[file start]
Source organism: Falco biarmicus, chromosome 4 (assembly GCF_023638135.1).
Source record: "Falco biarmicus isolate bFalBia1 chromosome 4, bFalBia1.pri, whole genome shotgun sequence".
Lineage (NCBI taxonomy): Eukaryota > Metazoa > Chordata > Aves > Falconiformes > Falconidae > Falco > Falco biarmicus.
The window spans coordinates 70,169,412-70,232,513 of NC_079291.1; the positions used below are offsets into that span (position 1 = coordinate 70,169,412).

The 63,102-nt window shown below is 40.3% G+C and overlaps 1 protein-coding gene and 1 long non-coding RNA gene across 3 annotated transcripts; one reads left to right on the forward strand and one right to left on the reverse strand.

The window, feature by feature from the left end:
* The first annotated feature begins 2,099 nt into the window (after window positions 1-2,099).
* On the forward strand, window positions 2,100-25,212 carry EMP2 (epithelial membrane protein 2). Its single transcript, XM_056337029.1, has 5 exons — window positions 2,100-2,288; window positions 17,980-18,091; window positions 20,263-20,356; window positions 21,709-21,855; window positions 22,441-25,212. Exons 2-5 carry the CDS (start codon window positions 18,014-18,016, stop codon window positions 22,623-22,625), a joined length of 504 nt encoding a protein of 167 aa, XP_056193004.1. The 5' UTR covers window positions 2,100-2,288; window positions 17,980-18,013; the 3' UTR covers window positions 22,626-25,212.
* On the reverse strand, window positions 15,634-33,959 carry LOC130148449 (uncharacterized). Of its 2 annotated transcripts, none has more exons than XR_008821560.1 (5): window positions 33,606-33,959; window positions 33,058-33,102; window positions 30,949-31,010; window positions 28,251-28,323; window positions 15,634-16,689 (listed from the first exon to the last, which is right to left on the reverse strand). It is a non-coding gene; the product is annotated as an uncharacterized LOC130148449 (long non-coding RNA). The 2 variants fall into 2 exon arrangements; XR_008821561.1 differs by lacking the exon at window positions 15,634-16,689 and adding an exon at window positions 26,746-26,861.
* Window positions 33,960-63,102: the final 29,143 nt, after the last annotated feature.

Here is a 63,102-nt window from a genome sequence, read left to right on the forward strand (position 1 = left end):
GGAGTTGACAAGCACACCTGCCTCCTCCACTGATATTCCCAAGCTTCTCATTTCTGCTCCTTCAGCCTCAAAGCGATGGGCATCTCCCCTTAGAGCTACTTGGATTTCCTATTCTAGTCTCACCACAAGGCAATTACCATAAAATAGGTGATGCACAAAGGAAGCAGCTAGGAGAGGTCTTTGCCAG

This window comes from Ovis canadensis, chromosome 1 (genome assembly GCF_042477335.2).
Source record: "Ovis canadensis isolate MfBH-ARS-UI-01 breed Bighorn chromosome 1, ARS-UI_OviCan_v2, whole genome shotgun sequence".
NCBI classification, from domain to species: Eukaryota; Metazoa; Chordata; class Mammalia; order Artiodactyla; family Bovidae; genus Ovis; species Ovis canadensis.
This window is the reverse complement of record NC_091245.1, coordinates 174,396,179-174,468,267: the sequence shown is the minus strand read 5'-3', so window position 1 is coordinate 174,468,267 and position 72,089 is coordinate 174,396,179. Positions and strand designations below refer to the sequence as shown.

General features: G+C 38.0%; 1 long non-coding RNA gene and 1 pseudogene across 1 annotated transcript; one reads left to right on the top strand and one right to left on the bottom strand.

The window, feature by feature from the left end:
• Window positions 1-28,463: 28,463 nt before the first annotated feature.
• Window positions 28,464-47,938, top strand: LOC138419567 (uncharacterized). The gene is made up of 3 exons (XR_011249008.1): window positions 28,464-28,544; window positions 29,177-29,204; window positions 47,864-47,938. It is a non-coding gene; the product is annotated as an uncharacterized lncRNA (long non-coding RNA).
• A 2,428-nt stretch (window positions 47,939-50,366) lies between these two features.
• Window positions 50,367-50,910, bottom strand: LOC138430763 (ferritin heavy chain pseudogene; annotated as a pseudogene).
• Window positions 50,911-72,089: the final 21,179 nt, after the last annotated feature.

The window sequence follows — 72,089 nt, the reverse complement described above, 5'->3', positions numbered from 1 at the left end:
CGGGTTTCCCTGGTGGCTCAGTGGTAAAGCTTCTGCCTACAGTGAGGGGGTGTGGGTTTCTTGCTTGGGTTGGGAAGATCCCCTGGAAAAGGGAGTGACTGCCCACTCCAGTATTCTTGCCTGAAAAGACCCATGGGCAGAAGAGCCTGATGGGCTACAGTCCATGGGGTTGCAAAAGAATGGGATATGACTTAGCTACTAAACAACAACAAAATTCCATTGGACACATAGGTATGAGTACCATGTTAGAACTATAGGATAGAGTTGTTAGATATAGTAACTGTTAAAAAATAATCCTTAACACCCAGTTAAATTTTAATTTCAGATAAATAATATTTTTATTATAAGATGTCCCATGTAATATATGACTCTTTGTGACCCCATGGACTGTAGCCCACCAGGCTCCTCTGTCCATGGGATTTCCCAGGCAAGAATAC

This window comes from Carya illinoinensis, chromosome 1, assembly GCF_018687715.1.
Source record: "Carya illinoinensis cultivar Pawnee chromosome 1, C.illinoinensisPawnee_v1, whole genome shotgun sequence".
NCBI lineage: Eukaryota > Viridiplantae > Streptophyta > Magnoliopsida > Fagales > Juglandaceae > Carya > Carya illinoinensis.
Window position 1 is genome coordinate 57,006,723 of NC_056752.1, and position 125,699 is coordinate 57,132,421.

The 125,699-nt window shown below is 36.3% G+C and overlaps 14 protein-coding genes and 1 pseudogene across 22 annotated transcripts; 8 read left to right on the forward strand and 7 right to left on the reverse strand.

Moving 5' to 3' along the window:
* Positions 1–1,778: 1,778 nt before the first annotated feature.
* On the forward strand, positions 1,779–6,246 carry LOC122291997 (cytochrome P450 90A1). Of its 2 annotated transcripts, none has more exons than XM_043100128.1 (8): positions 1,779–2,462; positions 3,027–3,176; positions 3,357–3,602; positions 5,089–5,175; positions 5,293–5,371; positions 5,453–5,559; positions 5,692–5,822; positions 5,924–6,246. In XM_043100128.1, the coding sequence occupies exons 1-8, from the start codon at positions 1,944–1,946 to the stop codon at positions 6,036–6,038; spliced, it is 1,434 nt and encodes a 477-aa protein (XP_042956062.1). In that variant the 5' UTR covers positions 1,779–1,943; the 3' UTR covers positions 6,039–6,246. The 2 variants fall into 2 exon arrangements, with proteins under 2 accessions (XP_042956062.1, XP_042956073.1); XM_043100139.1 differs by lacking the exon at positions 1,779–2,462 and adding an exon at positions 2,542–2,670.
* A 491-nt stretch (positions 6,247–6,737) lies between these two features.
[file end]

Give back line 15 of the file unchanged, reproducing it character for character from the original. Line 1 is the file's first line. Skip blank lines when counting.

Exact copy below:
NCBI classification, from domain to species: Eukaryota; Metazoa; Chordata; class Mammalia; order Artiodactyla; family Bovidae; genus Ovis; species Ovis canadensis.